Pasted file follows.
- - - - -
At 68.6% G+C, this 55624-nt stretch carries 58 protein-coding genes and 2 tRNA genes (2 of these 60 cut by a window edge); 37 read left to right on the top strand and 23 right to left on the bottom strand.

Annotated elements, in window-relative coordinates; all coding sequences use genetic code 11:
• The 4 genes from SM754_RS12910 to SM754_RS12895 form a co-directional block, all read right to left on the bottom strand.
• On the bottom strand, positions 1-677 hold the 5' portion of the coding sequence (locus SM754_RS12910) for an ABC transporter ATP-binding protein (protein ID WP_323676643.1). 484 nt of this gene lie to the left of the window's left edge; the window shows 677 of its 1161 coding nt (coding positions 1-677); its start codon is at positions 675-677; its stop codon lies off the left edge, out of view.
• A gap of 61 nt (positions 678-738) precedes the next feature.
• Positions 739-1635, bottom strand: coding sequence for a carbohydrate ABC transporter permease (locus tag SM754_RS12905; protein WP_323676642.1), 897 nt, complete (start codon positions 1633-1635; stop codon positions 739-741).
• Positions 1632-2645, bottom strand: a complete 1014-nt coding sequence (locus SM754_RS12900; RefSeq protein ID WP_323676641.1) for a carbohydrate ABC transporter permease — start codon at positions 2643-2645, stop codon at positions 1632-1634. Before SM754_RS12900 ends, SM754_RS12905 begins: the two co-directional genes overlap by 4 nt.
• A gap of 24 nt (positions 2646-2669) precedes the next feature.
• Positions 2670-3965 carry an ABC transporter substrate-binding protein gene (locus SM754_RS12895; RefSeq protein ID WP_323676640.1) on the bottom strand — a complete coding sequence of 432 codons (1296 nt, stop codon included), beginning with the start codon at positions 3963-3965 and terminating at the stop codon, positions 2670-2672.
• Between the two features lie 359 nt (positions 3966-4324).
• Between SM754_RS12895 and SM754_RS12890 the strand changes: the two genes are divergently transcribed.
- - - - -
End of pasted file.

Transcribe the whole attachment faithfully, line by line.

At 68.6% G+C, this 55624-nt stretch carries 58 protein-coding genes and 2 tRNA genes (2 of these 60 cut by a window edge); 37 read left to right on the top strand and 23 right to left on the bottom strand.

Annotated elements, in window-relative coordinates; all coding sequences use genetic code 11:
• The 4 genes from SM754_RS12910 to SM754_RS12895 form a co-directional block, all read right to left on the bottom strand.
• On the bottom strand, positions 1-677 hold the 5' portion of the coding sequence (locus SM754_RS12910) for an ABC transporter ATP-binding protein (protein ID WP_323676643.1). 484 nt of this gene lie to the left of the window's left edge; the window shows 677 of its 1161 coding nt (coding positions 1-677); its start codon is at positions 675-677; its stop codon lies off the left edge, out of view.
• A gap of 61 nt (positions 678-738) precedes the next feature.
• Positions 739-1635, bottom strand: coding sequence for a carbohydrate ABC transporter permease (locus tag SM754_RS12905; protein WP_323676642.1), 897 nt, complete (start codon positions 1633-1635; stop codon positions 739-741).
• Positions 1632-2645, bottom strand: a complete 1014-nt coding sequence (locus SM754_RS12900; RefSeq protein ID WP_323676641.1) for a carbohydrate ABC transporter permease — start codon at positions 2643-2645, stop codon at positions 1632-1634. Before SM754_RS12900 ends, SM754_RS12905 begins: the two co-directional genes overlap by 4 nt.
• A gap of 24 nt (positions 2646-2669) precedes the next feature.
• Positions 2670-3965 carry an ABC transporter substrate-binding protein gene (locus SM754_RS12895; RefSeq protein ID WP_323676640.1) on the bottom strand — a complete coding sequence of 432 codons (1296 nt, stop codon included), beginning with the start codon at positions 3963-3965 and terminating at the stop codon, positions 2670-2672.
• Between the two features lie 359 nt (positions 3966-4324).
• Between SM754_RS12895 and SM754_RS12890 the strand changes: the two genes are divergently transcribed.